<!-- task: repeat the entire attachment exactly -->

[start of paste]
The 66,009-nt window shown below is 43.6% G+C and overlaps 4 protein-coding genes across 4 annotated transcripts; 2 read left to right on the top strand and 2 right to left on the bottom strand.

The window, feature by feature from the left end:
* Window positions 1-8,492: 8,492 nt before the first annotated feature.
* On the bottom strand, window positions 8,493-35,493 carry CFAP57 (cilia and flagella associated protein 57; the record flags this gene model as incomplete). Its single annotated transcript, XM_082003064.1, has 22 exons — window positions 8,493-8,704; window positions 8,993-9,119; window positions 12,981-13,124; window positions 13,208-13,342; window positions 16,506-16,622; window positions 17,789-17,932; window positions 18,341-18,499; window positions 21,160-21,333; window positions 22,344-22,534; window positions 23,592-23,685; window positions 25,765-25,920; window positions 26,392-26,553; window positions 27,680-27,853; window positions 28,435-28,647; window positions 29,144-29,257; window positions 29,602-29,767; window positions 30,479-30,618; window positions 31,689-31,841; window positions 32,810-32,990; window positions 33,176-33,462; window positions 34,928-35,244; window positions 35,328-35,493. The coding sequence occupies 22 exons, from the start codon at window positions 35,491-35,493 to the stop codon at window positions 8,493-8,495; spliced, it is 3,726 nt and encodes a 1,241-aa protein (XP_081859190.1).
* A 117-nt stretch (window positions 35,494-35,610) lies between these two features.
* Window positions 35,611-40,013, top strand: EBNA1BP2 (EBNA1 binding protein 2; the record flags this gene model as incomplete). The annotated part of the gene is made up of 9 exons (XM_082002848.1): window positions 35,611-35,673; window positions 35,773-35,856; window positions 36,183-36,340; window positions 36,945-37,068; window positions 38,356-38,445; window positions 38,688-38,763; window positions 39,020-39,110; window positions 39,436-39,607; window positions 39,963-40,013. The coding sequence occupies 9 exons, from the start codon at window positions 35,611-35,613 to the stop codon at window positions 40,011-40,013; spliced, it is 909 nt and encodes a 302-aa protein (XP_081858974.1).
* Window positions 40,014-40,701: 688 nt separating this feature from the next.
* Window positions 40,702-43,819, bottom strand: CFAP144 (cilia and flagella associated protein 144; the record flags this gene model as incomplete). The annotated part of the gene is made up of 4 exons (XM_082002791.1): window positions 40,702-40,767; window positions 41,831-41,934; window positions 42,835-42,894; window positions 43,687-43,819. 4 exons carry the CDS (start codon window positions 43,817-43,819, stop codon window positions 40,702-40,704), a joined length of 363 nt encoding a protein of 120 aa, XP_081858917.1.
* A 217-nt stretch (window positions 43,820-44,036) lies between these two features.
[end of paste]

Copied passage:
The 66,009-nt window shown below is 43.6% G+C and overlaps 4 protein-coding genes across 4 annotated transcripts; 2 read left to right on the top strand and 2 right to left on the bottom strand.

The window, feature by feature from the left end:
* Window positions 1-8,492: 8,492 nt before the first annotated feature.
* On the bottom strand, window positions 8,493-35,493 carry CFAP57 (cilia and flagella associated protein 57; the record flags this gene model as incomplete). Its single annotated transcript, XM_082003064.1, has 22 exons — window positions 8,493-8,704; window positions 8,993-9,119; window positions 12,981-13,124; window positions 13,208-13,342; window positions 16,506-16,622; window positions 17,789-17,932; window positions 18,341-18,499; window positions 21,160-21,333; window positions 22,344-22,534; window positions 23,592-23,685; window positions 25,765-25,920; window positions 26,392-26,553; window positions 27,680-27,853; window positions 28,435-28,647; window positions 29,144-29,257; window positions 29,602-29,767; window positions 30,479-30,618; window positions 31,689-31,841; window positions 32,810-32,990; window positions 33,176-33,462; window positions 34,928-35,244; window positions 35,328-35,493. The coding sequence occupies 22 exons, from the start codon at window positions 35,491-35,493 to the stop codon at window positions 8,493-8,495; spliced, it is 3,726 nt and encodes a 1,241-aa protein (XP_081859190.1).
* A 117-nt stretch (window positions 35,494-35,610) lies between these two features.
* Window positions 35,611-40,013, top strand: EBNA1BP2 (EBNA1 binding protein 2; the record flags this gene model as incomplete). The annotated part of the gene is made up of 9 exons (XM_082002848.1): window positions 35,611-35,673; window positions 35,773-35,856; window positions 36,183-36,340; window positions 36,945-37,068; window positions 38,356-38,445; window positions 38,688-38,763; window positions 39,020-39,110; window positions 39,436-39,607; window positions 39,963-40,013. The coding sequence occupies 9 exons, from the start codon at window positions 35,611-35,613 to the stop codon at window positions 40,011-40,013; spliced, it is 909 nt and encodes a 302-aa protein (XP_081858974.1).
* Window positions 40,014-40,701: 688 nt separating this feature from the next.
* Window positions 40,702-43,819, bottom strand: CFAP144 (cilia and flagella associated protein 144; the record flags this gene model as incomplete). The annotated part of the gene is made up of 4 exons (XM_082002791.1): window positions 40,702-40,767; window positions 41,831-41,934; window positions 42,835-42,894; window positions 43,687-43,819. 4 exons carry the CDS (start codon window positions 43,817-43,819, stop codon window positions 40,702-40,704), a joined length of 363 nt encoding a protein of 120 aa, XP_081858917.1.
* A 217-nt stretch (window positions 43,820-44,036) lies between these two features.